New grads’ soft skills – or lack thereof – pose the most concern for employers. When asked to name which skills they think recent college graduates lack for the workplace, most of these employers cited interpersonal or people skills (52 percent) or problem-solving skills (48 percent). Other skills included:

  • Leadership: 42 percent
  • Teamwork: 39 percent
  • Written communication: 37 percent
  • Oral communication: 37 percent
  • Creative thinking: 35 percent


Salary Expectations for Recent Grads
Perhaps in hopes to attract the best and brightest, more than a third of employers who plan to hire recent college graduates this year (37 percent) will offer higher starting salaries than they did last year.

Expected starting salaries for recent graduates break down as follows:

  •         Under $30,000: 25 percent
  •         $30,000 to less than $40,000: 28 percent
  •         $40,000 to less than $50,000: 20 percent
  •         $50,000 and higher: 27 percent

Not only are they being more generous with their salary offers, they are also being more flexible: The majority of employers (67 percent) say they are willing to negotiate salary offers for recent college graduates.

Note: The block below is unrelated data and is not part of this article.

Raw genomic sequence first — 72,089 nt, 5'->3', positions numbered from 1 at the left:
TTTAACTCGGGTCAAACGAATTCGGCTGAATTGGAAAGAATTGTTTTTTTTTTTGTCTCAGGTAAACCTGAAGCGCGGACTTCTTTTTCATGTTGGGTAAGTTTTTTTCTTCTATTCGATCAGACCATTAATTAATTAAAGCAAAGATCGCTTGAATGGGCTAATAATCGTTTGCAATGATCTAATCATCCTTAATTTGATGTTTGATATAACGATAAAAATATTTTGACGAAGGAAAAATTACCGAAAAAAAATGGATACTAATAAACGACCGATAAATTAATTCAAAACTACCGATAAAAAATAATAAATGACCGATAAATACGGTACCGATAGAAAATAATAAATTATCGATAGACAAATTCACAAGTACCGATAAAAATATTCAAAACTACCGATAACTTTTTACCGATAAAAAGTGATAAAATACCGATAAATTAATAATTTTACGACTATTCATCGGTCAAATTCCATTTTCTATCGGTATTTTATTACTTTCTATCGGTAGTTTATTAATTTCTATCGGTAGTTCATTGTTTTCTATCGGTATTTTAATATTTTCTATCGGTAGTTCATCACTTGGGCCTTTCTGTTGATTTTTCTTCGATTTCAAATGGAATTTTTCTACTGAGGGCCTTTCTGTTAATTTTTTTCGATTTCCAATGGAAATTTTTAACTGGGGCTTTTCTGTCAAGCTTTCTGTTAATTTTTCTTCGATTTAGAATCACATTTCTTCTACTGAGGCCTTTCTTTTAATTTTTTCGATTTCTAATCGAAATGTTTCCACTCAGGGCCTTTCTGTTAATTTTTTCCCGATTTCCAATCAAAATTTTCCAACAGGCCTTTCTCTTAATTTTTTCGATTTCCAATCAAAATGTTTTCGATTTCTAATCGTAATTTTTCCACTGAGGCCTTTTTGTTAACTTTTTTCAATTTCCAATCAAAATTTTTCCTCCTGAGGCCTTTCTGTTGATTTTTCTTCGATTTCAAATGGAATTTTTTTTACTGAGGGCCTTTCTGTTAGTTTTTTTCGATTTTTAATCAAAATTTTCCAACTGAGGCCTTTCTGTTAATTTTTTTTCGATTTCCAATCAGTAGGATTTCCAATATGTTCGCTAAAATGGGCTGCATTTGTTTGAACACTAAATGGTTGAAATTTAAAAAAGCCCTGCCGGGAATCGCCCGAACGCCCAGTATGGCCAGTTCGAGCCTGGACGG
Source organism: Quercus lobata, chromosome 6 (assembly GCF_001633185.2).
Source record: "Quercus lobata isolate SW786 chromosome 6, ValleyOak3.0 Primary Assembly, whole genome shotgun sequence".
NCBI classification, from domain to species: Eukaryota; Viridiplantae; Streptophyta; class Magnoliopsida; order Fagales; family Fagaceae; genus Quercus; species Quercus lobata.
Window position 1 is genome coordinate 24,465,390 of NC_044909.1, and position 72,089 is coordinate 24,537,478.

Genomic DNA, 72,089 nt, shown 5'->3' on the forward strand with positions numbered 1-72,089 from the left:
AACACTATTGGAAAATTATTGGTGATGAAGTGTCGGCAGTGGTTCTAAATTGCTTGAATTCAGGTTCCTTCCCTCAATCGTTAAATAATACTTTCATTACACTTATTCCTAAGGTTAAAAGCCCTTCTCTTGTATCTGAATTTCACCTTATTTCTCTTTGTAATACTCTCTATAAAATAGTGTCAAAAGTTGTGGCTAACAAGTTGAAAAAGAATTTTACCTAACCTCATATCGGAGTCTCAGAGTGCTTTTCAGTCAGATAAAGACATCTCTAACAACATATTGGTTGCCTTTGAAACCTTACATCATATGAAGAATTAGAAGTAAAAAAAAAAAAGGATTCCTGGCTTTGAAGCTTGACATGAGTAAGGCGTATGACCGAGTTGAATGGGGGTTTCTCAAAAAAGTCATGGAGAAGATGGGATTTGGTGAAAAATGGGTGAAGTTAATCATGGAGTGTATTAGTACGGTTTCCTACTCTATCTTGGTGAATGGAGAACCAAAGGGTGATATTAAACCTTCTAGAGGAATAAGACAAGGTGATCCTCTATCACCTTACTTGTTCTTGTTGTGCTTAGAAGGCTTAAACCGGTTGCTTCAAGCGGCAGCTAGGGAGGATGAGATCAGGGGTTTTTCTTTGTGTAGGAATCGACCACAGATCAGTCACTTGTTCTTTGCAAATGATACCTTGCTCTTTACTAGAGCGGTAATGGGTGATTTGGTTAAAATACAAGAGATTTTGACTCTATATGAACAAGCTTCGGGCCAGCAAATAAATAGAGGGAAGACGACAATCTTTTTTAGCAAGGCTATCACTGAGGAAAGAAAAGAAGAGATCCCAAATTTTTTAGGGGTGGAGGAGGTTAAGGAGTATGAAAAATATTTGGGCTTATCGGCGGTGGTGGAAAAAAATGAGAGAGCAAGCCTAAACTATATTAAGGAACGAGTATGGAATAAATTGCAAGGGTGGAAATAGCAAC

See more results from CareerBuilder’s College Job Forecast.

How Safe do Workers Feel at the Office?

April 14th, 2016 Comments off
Security officer carrying out lection about fire action procedures

Most jobs these days don’t require employees to detonate dynamite miles underground or hang off the sides of skyscrapers, but that doesn’t mean the typical worker doesn’t face the occasional dangerous situation or potential threat. From weather-related damage and natural disasters to technology breaches, there are all sorts of threats out there, and a new study from CareerBuilder looks at how prepared workers feel they are to deal with such workplace disasters.

 

The verdict? In short, the vast majority of workers (93 percent) feel their office is a secure place to work. But drilling a little deeper reveals some cracks forming in that confidence.